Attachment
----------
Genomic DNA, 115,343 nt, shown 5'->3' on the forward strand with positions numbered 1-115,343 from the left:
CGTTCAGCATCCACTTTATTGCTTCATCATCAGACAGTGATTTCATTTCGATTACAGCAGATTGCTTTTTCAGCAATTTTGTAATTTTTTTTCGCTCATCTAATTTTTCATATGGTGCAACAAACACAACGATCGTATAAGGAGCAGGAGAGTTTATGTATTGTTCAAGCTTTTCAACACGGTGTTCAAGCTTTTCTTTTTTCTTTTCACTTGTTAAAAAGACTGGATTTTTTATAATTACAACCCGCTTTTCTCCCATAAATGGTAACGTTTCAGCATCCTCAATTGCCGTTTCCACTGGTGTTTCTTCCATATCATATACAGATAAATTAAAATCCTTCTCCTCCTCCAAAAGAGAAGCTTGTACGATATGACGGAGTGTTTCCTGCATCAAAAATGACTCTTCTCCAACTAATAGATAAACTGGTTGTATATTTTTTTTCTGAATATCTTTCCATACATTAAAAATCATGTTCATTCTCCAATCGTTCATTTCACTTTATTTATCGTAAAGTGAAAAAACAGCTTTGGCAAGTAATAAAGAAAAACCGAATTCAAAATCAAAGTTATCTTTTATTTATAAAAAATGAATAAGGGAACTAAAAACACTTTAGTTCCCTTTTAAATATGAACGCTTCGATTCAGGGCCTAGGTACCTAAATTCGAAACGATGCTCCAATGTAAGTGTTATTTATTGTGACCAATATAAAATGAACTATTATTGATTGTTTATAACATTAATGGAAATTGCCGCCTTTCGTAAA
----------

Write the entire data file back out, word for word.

Genomic DNA, 115,343 nt, shown 5'->3' on the forward strand with positions numbered 1-115,343 from the left:
CGTTCAGCATCCACTTTATTGCTTCATCATCAGACAGTGATTTCATTTCGATTACAGCAGATTGCTTTTTCAGCAATTTTGTAATTTTTTTTCGCTCATCTAATTTTTCATATGGTGCAACAAACACAACGATCGTATAAGGAGCAGGAGAGTTTATGTATTGTTCAAGCTTTTCAACACGGTGTTCAAGCTTTTCTTTTTTCTTTTCACTTGTTAAAAAGACTGGATTTTTTATAATTACAACCCGCTTTTCTCCCATAAATGGTAACGTTTCAGCATCCTCAATTGCCGTTTCCACTGGTGTTTCTTCCATATCATATACAGATAAATTAAAATCCTTCTCCTCCTCCAAAAGAGAAGCTTGTACGATATGACGGAGTGTTTCCTGCATCAAAAATGACTCTTCTCCAACTAATAGATAAACTGGTTGTATATTTTTTTTCTGAATATCTTTCCATACATTAAAAATCATGTTCATTCTCCAATCGTTCATTTCACTTTATTTATCGTAAAGTGAAAAAACAGCTTTGGCAAGTAATAAAGAAAAACCGAATTCAAAATCAAAGTTATCTTTTATTTATAAAAAATGAATAAGGGAACTAAAAACACTTTAGTTCCCTTTTAAATATGAACGCTTCGATTCAGGGCCTAGGTACCTAAATTCGAAACGATGCTCCAATGTAAGTGTTATTTATTGTGACCAATATAAAATGAACTATTATTGATTGTTTATAACATTAATGGAAATTGCCGCCTTTCGTAAA